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#North Korea has been testing its #missiles on a regular basis, and it has compelled one of the airlines to reroute its #Commercial Flights in the region. Singapore Airlines has taken this action for its daily flights to Los Angeles following the missile launch in July.

CNN reports that the crew of Cathay Pacific and Korean Air have seen what appeared to be airborne missiles probably being tested by North Korea. On November 29, the crew of Cathay Pacific flight saw a flash and assumed it to be a missile re-entering the Earth's atmosphere. The flight was on its way from San Francisco to Hong Kong.

The crew of Korean Air had a similar experience when pilots of two flights going to Seoul, reported seeing a flash which they presumed to be from a missile because of the timing.

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A threat to civil aviation

The activities of North Korea are posing a threat to civilians. The country keeps testing its missiles and announces improvements in their performances. Its intention is to nuke the United States, and its leader Kim Jong-un has identified a few probable targets. The latest ICBM had attained a height of nearly 2800 miles before it splashed down near the west coast of Japan. Earlier, North Korea sent two missiles flying over Japan.

However, the sighting of missiles in the air by the crew of commercial flights is a matter of concern for the airlines, and they have been forced to consider rerouting of their flights to avoid any unpleasant incident.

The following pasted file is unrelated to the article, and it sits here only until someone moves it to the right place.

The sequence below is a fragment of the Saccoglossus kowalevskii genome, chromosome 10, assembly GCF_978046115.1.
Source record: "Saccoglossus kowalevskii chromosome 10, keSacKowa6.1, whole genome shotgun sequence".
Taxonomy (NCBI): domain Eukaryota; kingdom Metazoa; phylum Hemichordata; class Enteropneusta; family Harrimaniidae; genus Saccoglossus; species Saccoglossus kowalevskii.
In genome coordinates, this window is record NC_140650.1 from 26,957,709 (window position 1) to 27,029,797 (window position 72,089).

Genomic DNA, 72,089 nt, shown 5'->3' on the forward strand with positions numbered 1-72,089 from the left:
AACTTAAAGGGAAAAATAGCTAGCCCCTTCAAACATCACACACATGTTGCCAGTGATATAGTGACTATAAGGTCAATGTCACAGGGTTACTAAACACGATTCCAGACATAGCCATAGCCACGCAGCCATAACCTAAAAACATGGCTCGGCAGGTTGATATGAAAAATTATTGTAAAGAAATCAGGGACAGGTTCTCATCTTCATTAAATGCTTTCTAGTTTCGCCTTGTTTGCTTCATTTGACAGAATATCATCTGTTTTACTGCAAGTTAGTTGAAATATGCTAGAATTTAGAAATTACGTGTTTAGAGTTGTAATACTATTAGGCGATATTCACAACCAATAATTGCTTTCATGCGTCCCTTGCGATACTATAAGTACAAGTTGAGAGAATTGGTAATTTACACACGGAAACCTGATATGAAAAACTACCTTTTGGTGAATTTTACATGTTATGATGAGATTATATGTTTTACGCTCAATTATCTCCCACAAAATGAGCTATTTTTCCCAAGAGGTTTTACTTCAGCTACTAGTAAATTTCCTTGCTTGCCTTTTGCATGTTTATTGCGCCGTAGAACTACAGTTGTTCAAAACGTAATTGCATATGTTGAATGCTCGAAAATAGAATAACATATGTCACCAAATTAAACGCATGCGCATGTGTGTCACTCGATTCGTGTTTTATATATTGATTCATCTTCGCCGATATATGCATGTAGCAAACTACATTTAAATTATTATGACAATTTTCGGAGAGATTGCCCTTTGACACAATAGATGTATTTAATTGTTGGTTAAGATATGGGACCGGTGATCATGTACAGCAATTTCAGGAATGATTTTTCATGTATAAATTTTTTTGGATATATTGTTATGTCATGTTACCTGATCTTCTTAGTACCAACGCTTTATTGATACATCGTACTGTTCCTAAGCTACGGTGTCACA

Prior information to be given

Singapore Airlines had rerouted its flight in July based on a report of an Air France flight that had passed near the region within a few minutes after the splashdown of a missile from North Korea.

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Obviously, such actions in a busy airspace could pose dangers to commercial flights.

The International Civil Aviation Organization (ICAO) is responsible for governing air safety. It has already issued guidelines in the past on the subject. These require issuing of suitable advisories to pilots who operate in its airspace to ensure the safety of civilian aircraft. However, there are doubts on whether North Korea adheres to these basic norms of safety.

In the opinion of experts, the possibilities of a missile colliding with an aircraft in flight are remote but it is better to be safe than sorry. North Korea continues to pursue the development of nuclear weapons, and the global community has imposed sanctions on the country. The regime must realize that launching missiles without prior information could jeopardize the safety of commercial flights, and must provide advance notification about such exercises.